The Progressive Era
By the start of the 20th century, a great change known as the Progressive Era occurred in the United States. In view of that, people who supported progressivism, known as progressives, worked to eliminate the numerous problems affecting the country. The progressives sought to suppress child labor practices, regulate alcohol distribution, extended women and minority rights, and managed immigrants altogether. They informed the public of the problems that resulted in the passage of wide range of moral, social, political, and economic reforms by the government. Because of these problems, the themes of the Progressive Era have been primarily focused on consumption, immigration, labor, gender and race reforms.
Major Themes of Progressive Reform
One of the major themes of the reform was focused on labor practices. Displeased with lack of a national governing standard, public disregard to child labor, and insufficiency of State laws, labor and social reform communities connected themselves under the flag of the National Child Labor Committee to endorse accountability to the Federal government (Walker, 2009, p.2). For that reason, the Federal government passed laws that adjusted industrial labor, improved factory guideline, and restricted child labor. Progressives reframed development by eliminating child labor and upholding education among children.
Another major theme in the Progressive reform was focused on consumption. Progressives campaigned that alcohol consumption can restrict a person’s potential for advancement. The passage of the Volstead Act reinforced the prohibition on alcohol consumption. Moreover, amendment to the United States Constitution was made to forbid the sale and manufacture of alcohol beverages (Digital History, 2009).
Immigration also became the theme of the Progressive reform seeing that it has caused the country’s population to rapidly increase. Many of the progressives believe that all the enormous problems taking place in the United States are associated with one enormous problem of immigration (Emayzine). Accordingly, the issue of the immigration reforms in the period was basically on restricting immigration or Americanizing immigrants’ altogether (Digital History, 2009). Progressives engaged in reform movement, such as social service and public works projects, that reduced poverty among poor immigrant families and improved American society.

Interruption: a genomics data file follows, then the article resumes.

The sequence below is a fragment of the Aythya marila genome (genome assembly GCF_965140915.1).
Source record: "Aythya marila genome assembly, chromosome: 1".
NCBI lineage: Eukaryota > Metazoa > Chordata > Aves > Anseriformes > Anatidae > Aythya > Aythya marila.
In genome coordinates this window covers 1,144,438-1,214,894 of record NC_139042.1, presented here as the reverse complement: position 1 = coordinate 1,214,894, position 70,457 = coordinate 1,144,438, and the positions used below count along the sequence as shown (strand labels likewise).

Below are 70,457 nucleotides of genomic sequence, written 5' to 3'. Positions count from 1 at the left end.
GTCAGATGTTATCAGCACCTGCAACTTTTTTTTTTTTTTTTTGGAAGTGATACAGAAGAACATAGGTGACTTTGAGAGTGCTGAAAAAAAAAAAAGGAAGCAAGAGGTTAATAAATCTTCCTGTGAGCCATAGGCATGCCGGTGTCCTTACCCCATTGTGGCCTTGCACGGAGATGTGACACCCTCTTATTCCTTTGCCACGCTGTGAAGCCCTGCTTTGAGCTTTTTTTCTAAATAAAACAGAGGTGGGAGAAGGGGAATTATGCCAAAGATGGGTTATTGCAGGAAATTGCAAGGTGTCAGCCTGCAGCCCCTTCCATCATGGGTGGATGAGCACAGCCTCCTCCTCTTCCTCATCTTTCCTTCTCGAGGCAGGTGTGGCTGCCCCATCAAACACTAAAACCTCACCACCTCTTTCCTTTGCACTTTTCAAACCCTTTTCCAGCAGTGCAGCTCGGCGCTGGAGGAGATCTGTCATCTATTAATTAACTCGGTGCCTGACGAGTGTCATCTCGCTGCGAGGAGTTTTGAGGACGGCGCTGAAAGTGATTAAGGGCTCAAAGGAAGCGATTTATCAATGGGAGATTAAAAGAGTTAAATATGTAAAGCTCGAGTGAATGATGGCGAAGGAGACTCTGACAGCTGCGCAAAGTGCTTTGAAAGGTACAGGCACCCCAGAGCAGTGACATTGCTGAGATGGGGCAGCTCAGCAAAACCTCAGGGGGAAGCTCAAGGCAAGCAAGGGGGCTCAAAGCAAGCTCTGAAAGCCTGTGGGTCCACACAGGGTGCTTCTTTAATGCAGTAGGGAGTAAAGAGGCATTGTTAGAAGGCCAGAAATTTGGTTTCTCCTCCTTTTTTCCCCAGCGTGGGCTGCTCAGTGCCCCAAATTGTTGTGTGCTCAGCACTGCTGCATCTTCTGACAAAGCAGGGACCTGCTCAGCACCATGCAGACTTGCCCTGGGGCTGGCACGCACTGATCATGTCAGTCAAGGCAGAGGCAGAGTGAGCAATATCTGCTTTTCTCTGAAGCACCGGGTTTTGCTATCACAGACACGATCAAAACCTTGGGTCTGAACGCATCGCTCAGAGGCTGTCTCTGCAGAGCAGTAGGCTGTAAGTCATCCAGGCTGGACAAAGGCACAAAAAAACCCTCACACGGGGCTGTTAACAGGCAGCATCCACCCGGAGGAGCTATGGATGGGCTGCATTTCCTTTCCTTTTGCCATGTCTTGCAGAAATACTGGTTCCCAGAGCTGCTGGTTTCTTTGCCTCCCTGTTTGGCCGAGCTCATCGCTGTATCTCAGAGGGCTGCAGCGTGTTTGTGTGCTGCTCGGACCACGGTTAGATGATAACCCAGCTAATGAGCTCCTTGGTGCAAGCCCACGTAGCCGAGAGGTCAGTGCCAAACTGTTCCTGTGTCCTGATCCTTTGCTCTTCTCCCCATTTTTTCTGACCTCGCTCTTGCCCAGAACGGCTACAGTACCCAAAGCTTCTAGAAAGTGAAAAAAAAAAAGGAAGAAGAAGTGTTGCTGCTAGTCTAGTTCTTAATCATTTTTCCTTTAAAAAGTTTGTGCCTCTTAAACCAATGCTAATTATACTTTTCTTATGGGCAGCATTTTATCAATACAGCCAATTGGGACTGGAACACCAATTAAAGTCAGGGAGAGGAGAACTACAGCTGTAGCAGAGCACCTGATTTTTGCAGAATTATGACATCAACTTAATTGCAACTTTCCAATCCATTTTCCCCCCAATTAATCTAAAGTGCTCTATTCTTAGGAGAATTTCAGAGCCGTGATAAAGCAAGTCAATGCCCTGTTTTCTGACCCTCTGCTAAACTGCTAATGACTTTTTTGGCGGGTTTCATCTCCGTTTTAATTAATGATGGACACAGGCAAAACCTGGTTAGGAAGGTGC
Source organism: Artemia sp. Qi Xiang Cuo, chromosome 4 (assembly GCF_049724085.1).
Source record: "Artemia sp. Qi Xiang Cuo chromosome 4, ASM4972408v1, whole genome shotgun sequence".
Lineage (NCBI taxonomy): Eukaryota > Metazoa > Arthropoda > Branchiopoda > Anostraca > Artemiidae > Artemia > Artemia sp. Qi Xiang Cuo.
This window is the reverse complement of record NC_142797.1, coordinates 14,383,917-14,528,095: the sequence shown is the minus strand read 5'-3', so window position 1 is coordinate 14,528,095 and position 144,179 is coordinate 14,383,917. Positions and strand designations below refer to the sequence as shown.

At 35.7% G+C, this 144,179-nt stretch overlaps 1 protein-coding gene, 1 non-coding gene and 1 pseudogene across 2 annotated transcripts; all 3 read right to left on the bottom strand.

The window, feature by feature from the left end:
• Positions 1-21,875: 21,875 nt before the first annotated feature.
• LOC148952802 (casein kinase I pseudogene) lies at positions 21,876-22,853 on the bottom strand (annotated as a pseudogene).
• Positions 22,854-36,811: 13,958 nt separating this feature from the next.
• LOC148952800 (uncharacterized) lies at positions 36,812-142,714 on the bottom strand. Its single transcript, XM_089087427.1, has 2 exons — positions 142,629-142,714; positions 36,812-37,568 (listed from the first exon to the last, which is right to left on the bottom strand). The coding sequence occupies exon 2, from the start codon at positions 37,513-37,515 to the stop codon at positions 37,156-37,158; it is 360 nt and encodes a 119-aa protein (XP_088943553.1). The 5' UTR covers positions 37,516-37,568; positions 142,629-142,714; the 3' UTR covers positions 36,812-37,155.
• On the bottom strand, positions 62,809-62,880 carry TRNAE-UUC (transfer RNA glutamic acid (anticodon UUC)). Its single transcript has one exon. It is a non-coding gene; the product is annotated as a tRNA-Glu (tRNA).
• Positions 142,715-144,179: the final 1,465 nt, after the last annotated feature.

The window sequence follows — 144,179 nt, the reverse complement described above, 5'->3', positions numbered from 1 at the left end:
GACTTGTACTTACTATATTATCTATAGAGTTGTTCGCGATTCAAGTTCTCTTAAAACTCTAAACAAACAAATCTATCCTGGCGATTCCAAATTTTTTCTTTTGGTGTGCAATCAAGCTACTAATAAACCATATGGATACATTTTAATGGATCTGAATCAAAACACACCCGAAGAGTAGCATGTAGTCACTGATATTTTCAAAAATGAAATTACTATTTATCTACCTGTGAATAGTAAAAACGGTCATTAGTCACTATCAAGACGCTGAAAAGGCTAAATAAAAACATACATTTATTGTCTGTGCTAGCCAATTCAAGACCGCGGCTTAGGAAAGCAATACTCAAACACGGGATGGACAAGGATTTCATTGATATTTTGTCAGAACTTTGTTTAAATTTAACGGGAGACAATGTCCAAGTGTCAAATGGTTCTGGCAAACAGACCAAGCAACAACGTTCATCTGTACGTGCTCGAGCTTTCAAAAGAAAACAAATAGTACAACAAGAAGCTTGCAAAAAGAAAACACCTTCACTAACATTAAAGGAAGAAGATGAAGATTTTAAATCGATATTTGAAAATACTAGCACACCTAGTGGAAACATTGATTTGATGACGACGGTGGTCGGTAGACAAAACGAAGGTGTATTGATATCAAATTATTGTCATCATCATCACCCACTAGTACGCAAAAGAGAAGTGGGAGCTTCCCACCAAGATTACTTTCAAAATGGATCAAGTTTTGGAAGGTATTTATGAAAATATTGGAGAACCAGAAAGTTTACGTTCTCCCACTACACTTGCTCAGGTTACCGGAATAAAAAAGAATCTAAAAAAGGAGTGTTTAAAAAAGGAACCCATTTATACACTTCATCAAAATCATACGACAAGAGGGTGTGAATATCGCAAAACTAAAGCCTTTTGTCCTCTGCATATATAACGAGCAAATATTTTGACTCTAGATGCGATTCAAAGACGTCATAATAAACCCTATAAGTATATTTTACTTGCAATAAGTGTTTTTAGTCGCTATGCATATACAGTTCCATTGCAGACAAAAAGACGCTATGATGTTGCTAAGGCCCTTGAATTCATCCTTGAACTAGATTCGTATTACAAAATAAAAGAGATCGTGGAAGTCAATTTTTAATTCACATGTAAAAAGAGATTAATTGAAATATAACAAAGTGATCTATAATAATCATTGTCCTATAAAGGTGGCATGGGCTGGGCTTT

Early history of the United States revealed the massively diverse worlds that defined the lives of men and women. Accordingly, during the Progressive Era gender equality likewise become one of the major themes of the reform. State legislators passed laws that extended the right to vote to women as well as minimum wage for women workforce (Digital History, 2009). In 1919, an amendment to the United States Constitution was further passed by the lawmakers that give women the right to suffrage (Wisconsin Historical Society, 2009).
Finally, race has also become one of the most significant reform themes in the Progressive Era. It was during this period that government successfully abolished the practice of slavery. Moreover, the government passed amendments to the United States Constitution that ensured the rights of racial minorities. Accordingly, for the first time minorities were allowed to vote, access education, and run for elected public positions (Absolute Astronomy, 2009).
The Progressive Era was exceptionally successful in taking back the supremacy of the people in the government. It generated reforms that solved the numerous problems that affected the American society throughout the great surge of industrial growth at the start of the 20th century. These successes would not have been realized if the Progressive reforms were not concentrated on consumption, immigration, labor, gender and race issues that were distressingly affecting the American society.
Absolute Astronomy. (2009). Anti-racism. Retrieved December 10, 2009, from http://www.absoluteastronomy.com/topics/Anti-racism
Digital History. (2009, December 10). Learn About the Progressive Era. Retrieved December 10, 2009, from http://www.digitalhistory.uh.edu/modules/progressivism/index.cfm
Emayzine. (n.d.). The Progressive Era. Retrieved December 11, 2009, from http://www.emayzine.com/lectures/progre~1.htm
Walker, K. (2009, April 13). Refraction and Reflection: Child Labor Reform in America’s Progressive Era. Retrieved December 11, 2009, from www.rhetoricalens.info/images/Refraction_or_Reflection.pdf
Wisconsin Historical Society. (2009). The Progressive Era: 1895-1925. Retrieved December 10, 2009, from http://www.wisconsinhistory.org/topics/shorthistory/progressive.asp